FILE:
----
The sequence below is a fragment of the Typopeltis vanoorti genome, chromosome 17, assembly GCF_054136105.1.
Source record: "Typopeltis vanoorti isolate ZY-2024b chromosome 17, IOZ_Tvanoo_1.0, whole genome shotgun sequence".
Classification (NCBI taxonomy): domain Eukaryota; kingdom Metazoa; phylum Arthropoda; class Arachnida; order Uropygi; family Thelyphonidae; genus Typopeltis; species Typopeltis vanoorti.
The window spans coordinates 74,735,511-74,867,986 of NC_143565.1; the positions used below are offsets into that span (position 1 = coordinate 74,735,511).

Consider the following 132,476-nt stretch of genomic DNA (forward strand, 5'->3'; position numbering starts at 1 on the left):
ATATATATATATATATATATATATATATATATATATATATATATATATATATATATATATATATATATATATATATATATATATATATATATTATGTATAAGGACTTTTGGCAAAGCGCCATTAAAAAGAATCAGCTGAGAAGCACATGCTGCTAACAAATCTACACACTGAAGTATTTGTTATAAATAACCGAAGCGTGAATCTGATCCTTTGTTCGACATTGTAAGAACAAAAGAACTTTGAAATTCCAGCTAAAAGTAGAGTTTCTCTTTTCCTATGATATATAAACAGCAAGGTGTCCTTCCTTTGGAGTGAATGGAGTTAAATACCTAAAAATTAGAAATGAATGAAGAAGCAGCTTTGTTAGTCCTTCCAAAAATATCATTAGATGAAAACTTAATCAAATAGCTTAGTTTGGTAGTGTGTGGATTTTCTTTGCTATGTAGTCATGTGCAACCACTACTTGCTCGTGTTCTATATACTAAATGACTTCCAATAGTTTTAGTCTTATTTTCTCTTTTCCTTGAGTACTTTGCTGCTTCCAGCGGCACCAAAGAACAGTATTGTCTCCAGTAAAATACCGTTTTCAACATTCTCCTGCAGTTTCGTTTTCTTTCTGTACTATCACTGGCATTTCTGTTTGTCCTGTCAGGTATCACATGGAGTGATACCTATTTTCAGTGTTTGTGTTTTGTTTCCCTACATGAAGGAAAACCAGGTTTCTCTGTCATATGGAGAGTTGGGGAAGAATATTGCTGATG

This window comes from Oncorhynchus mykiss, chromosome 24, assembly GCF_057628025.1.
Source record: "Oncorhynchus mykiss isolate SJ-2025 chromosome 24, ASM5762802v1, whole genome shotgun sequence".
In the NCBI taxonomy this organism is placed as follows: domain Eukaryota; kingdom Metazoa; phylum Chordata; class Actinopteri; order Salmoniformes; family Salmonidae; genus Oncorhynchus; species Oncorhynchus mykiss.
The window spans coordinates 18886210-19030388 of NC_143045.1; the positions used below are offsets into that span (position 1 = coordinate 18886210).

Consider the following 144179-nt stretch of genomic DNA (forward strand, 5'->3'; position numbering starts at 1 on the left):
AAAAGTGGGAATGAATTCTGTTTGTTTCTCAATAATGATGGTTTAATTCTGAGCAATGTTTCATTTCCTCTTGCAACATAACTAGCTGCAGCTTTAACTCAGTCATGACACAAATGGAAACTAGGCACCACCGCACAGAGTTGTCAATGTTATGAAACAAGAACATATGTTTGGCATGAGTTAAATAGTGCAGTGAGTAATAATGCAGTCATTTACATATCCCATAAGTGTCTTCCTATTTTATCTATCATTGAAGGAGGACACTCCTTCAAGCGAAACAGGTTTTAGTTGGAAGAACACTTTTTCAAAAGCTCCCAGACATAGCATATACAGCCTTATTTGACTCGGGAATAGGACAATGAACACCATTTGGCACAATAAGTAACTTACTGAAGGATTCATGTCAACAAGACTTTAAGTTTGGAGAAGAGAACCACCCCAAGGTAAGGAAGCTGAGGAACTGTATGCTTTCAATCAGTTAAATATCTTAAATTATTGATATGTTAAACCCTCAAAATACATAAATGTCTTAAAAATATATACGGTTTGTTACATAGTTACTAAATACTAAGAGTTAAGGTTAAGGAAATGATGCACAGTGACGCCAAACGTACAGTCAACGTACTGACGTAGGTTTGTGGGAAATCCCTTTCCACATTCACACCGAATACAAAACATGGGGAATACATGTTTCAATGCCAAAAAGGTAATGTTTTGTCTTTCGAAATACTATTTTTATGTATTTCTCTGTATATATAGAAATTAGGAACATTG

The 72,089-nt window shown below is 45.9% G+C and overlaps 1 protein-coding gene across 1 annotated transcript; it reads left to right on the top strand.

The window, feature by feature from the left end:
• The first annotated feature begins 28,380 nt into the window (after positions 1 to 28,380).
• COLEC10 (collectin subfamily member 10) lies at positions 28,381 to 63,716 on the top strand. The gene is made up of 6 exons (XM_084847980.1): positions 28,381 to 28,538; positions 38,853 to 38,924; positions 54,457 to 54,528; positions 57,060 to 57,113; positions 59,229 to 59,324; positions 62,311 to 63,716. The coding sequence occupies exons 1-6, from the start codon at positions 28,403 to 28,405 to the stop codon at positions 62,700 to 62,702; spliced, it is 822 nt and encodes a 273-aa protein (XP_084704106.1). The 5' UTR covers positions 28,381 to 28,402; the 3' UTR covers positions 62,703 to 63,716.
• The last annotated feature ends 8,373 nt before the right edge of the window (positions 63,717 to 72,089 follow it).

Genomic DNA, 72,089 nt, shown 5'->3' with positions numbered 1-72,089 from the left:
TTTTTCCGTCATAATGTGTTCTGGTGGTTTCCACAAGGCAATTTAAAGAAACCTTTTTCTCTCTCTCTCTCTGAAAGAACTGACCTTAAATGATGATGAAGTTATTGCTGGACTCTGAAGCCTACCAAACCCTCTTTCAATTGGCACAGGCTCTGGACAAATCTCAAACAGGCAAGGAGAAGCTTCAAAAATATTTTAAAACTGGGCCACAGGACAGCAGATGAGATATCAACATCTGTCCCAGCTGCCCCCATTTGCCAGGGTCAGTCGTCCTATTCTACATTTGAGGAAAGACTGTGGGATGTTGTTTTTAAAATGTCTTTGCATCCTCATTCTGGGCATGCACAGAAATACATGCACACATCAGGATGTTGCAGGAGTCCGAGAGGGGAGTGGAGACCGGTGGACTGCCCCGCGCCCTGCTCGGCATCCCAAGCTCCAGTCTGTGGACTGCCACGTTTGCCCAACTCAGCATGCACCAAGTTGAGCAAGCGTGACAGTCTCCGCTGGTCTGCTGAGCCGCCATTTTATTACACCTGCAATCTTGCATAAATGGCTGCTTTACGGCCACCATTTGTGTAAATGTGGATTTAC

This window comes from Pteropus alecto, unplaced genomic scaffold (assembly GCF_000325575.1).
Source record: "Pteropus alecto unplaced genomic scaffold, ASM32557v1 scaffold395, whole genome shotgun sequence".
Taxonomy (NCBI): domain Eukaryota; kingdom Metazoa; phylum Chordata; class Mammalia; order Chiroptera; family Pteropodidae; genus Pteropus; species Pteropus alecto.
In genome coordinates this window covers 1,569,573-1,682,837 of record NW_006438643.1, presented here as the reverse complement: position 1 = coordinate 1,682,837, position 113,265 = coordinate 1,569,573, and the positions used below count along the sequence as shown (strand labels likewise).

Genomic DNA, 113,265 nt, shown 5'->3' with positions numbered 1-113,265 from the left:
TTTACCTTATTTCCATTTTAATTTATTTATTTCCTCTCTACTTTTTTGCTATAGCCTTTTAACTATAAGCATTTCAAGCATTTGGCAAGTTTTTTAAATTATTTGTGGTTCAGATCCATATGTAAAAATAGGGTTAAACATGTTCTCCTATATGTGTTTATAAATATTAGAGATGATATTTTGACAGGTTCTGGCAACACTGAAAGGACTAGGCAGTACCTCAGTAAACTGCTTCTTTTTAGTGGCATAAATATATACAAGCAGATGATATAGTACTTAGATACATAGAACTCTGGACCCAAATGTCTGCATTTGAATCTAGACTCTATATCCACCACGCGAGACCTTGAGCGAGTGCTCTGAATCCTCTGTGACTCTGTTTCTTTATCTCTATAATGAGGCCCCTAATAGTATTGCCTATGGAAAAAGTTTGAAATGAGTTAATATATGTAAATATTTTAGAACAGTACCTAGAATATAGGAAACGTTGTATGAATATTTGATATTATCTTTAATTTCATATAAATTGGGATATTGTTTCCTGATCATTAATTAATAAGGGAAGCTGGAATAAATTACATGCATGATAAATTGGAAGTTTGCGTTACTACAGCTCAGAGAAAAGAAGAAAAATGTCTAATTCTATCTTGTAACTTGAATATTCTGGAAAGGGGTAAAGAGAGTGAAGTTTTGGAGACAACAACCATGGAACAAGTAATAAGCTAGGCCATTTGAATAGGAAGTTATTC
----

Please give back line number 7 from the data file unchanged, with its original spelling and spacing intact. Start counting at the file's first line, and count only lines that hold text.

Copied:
This window comes from Oncorhynchus mykiss, chromosome 24, assembly GCF_057628025.1.